Marrero JM, de Caestecker JS, Maxwell JD: Effect of famotidine on oesophageal sensitivity in gastro-oesophageal reflux disease. Gut 1994, 35: 447–450.PubMedGoogle Scholar
  25. 25.
    Rodriguez-Stanley S, Ciociola AA, Zubaidi S, et al.: A single dose of ranitidine 150 mg modulates oesophageal acid sensitivity in patients with functional heartburn. Aliment Pharmacol Ther 2004, 20: 975–982.PubMedCrossRefGoogle Scholar
  26. 26.
    Clouse RE, Lustman PJ, Eckert TC, et al.: Low-dose trazodone for symptomatic patients with esophageal contraction abnormalities. A double-blind, placebo-controlled trial. Gastroenterology 1987, 92: 1027–1036.PubMedGoogle Scholar
  27. 27.
    Cannon RO, 3rd, Quyyumi AA, Mincemoyer R, et al.: Imipramine in patients with chest pain despite normal coronary angiograms. N Engl J Med 1994, 330: 1411–1417.PubMedCrossRefGoogle Scholar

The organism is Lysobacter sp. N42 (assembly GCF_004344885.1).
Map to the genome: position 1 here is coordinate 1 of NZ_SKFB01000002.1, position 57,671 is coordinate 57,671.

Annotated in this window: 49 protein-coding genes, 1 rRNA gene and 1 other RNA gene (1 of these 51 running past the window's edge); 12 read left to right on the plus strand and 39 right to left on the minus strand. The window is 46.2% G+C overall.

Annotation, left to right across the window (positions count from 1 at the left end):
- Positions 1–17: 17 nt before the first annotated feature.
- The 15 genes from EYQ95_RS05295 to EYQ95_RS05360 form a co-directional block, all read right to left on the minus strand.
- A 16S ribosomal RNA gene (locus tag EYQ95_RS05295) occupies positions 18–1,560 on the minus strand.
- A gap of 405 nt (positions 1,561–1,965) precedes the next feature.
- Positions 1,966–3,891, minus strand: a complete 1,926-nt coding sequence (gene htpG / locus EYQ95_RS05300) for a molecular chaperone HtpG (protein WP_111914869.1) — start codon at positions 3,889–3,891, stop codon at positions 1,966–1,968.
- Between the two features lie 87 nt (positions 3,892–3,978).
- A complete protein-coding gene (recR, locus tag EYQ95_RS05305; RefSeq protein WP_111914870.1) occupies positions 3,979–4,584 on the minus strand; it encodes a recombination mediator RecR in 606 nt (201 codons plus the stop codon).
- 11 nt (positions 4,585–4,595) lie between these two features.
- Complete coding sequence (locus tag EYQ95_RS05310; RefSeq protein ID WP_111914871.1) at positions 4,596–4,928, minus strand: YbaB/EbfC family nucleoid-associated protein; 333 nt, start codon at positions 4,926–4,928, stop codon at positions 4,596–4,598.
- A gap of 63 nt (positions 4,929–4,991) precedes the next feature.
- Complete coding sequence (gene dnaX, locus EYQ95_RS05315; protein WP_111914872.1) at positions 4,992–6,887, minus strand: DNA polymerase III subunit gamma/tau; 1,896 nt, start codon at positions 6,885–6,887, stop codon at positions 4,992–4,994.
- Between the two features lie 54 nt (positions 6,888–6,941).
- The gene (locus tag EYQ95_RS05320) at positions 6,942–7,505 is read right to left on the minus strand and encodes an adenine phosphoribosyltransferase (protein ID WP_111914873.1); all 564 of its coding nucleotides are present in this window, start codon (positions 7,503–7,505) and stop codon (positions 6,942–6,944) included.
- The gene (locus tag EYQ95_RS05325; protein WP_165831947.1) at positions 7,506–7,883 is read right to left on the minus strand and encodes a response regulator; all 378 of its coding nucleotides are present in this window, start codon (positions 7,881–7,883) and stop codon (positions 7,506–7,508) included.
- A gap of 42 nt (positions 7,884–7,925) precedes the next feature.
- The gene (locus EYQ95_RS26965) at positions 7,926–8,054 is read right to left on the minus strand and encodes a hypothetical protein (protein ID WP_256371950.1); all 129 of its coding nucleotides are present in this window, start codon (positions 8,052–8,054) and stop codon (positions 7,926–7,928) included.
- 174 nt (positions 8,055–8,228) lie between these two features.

28. 28.
    Fenton P, Terry ML, Galloway KD, et al.: Is there a role for laparoscopic fundoplication in patients with non-erosive reflux disease (NERD)? (abstract). Gastroenterology 2000, 18: A481, 2600.Google Scholar
  29. 29.
    Sarkar S, Aziz Q, Woolf CJ, et al.: Contribution of central sensitisation to the development of non-cardiac chest pain. Lancet 2000, 356: 1154–1159.PubMedCrossRefGoogle Scholar
  30. 30.
    Kahrilas PJ, Quigley EM, Castell DO, Spechler SJ: The effects of tegaserod (HTF 919) on oesophageal acid exposure in gastro-oesophageal reflux disease. Aliment Pharmacol Ther 2000, 14: 1503–1509.PubMedCrossRefGoogle Scholar

Copyright information

© Current Science Inc 2005

Authors and Affiliations

  • Ram Dickman
  • Ronnie Fass
    • 1
  1. 1.GI Section (1-111G-1)Southern Arizona VA Health Care SystemArizonaUSA

Personalised recommendations